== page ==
David Bourget (Western Ontario)
David Chalmers (ANU, NYU)
Rafael De Clercq
Jack Alan Reynolds
Learn more about PhilPapers
Philosophy 85 (3):369-373 (2010)
In 1987, Roy Sorensen coined the term 'parahistory' to denote the study of genuinely anachronistic artefacts delivered by time travel.¹ 'Parahistory' would thus stand to history rather as parapsychology is claimed to stand to psychology, i.e. the parahistorian would study historical data that were obtained through channels that orthodox science does not recognise. How might one establish credentials as a time traveller? What sort of evidence could a time-traveller point to in support of claims that would presumably command a great deal of scepticism? While successful predictions might be one confirmatory tool, supporting evidence needn't take the form of predictions. (Although Sorensen offers an intriguing argument that a Humean about miracle-testimony would be obliged to reject any testimony to the occurrence of time travel.) Perhaps artefacts that time travellers retrieve from other times (past or future) could usefully supplement testimonial or predictive evidence for the parahistorian. However, this paper will argue, any appeal to past-artefactual evidence for parahistorical claims faces a dilemma that threatens to undermine its value: appeals to past-artefact evidence must either collapse into appeals to predictive evidence or see their value diminished by such past artefacts' necessarily exhibiting contradictory indicators of age and period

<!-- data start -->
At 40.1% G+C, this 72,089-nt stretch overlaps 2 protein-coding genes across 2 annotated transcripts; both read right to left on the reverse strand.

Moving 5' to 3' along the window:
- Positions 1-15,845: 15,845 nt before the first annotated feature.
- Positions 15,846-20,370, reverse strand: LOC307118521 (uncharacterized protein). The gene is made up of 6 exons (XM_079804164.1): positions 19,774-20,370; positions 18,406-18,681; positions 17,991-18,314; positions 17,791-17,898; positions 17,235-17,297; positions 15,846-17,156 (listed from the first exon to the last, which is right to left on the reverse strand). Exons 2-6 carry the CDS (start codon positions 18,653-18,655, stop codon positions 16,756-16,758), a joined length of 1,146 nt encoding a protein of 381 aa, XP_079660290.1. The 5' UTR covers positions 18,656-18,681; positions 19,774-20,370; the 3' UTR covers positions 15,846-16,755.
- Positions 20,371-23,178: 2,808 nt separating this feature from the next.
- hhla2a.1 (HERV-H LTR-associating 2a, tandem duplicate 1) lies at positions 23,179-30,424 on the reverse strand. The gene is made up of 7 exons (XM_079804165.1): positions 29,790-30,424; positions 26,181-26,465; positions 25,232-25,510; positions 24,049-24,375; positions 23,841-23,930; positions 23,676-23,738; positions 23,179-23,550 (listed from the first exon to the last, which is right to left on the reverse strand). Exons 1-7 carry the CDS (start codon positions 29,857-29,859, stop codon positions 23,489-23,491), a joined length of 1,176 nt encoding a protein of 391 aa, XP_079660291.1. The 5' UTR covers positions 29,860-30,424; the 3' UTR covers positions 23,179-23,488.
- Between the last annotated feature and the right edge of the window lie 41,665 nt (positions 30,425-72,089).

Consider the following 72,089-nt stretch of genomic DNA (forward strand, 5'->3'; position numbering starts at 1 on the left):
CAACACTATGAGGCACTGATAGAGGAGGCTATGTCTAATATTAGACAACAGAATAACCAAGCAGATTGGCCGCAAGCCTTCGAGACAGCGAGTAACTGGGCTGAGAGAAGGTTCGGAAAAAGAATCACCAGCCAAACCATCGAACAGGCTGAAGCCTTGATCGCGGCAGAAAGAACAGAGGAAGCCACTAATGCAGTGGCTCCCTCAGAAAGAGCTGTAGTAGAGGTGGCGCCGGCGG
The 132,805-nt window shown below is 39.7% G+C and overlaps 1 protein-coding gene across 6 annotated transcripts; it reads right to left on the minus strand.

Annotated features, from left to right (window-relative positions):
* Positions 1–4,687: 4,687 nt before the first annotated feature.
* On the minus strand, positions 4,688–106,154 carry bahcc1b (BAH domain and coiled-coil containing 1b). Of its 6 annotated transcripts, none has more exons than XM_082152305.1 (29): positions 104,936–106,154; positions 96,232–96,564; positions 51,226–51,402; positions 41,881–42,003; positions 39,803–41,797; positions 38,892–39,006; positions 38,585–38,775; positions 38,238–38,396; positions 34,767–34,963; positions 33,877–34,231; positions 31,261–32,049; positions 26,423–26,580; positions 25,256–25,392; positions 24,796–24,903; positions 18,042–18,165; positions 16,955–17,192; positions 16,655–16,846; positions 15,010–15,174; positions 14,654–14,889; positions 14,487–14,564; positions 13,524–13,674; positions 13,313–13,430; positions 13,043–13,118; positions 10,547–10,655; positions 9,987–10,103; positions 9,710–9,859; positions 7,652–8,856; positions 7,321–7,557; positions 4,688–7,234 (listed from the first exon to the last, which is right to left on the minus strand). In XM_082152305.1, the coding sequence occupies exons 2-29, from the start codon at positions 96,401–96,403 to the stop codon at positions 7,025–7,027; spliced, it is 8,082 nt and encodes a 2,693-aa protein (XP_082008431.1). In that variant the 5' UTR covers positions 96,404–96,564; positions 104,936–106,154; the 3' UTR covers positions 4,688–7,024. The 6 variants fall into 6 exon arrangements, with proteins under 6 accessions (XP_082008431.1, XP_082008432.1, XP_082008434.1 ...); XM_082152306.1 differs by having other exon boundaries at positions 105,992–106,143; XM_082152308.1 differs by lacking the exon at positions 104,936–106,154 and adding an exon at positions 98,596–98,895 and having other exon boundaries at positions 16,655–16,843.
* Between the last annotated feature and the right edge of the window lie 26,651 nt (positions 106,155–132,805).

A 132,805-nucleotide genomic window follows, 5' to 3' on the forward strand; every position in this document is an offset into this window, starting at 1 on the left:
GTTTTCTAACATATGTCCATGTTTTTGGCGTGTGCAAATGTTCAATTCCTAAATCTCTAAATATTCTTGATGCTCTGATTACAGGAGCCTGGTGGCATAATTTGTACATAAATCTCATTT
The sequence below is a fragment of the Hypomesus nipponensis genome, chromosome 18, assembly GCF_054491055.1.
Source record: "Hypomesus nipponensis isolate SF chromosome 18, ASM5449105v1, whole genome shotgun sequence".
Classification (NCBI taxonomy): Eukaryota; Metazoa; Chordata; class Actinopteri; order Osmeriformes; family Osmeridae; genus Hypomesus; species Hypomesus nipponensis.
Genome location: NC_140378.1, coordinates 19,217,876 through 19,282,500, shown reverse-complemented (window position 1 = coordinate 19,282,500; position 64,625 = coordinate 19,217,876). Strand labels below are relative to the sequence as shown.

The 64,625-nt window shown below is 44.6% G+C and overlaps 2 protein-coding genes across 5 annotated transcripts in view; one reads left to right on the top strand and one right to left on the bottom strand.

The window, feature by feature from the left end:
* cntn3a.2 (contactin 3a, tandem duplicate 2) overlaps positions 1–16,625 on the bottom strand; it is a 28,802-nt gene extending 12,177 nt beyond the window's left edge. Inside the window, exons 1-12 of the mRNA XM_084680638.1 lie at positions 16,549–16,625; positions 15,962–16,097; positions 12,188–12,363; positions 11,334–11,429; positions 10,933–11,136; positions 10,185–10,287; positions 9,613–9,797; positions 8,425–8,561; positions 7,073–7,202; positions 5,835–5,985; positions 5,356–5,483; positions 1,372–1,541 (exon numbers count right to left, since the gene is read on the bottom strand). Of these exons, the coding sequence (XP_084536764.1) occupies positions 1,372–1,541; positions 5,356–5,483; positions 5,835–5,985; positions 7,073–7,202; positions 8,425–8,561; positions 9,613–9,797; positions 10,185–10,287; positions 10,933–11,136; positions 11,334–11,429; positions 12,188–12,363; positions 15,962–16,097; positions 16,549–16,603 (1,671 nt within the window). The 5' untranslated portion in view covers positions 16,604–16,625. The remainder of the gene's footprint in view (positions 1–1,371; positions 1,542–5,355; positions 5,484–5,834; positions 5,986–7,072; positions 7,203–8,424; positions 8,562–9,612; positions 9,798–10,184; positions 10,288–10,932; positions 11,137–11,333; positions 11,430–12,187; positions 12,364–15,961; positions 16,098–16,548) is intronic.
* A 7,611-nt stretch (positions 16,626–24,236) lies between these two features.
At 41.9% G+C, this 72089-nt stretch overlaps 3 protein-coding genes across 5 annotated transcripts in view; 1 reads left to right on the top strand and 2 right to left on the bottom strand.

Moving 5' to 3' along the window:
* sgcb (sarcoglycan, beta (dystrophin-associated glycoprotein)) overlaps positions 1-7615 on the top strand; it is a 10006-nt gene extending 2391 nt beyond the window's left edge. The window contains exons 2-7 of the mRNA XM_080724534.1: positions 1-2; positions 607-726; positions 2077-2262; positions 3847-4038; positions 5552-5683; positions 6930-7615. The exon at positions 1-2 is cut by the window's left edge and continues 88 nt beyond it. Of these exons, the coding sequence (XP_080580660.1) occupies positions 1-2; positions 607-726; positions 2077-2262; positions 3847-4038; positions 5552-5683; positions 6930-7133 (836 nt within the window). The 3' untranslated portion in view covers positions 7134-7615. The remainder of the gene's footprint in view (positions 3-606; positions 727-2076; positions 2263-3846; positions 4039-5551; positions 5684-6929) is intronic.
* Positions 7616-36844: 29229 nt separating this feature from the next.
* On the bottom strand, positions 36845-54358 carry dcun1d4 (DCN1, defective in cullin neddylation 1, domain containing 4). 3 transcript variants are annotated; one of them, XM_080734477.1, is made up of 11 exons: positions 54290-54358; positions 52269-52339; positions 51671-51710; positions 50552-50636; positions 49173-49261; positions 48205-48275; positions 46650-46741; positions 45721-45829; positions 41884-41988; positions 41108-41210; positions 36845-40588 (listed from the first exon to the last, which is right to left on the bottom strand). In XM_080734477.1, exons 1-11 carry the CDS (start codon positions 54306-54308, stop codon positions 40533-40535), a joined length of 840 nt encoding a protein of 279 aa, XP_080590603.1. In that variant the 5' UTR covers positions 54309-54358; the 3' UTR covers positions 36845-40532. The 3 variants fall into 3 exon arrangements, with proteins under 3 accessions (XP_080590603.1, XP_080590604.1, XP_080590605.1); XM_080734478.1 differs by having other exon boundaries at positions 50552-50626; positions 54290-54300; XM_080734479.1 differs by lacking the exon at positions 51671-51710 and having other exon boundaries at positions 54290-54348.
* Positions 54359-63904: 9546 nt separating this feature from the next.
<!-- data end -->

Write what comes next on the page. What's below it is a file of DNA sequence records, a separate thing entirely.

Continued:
|Keywords||No keywords specified (fix it)|
|Categories||categorize this paper)|
|Through your library||Configure|
Similar books and articles
Tydings Hall, Honors 229F The Problem of Time: Puzzles About Time in Philosophy, Literature, and Film TuTh 11-12:15.
Steven D. Hales (2010). No Time Travel for Presentists. Logos and Episteme 1 (2):353-360.
Roy A. Sorensen (1987). Time Travel, Parahistory and Hume. Philosophy 62 (240):227 - 236.
Nick Smith (2005). Why Would Time Travelers Try to Kill Their Younger Selves? The Monist 88 (3):388-395.
Rupert Read (2011). Why There Cannot Be Any Such Thing as “Time Travel”. Philosophical Investigations 35 (2):138-153.
Kurt Stocker (2012). The Time Machine in Our Mind. Cognitive Science 36 (3):385-420.
Douglas Kutach (2013). Time Travel and Time Machines. In Adrian Bardon & Heather Dyke (eds.), A Companion to the Philosophy of Time. Blackwell.
William Grey (1999). Troubles with Time Travel. Philosophy 74 (1):55-70.
Matthew H. Slater (2005). The Necessity of Time Travel (On Pain of Indeterminacy). The Monist 88 (3):362-369.
Added to index2010-06-30
Total downloads49 ( #27,244 of 1,008,788 )
Recent downloads (6 months)3 ( #28,090 of 1,008,788 )
How can I increase my downloads?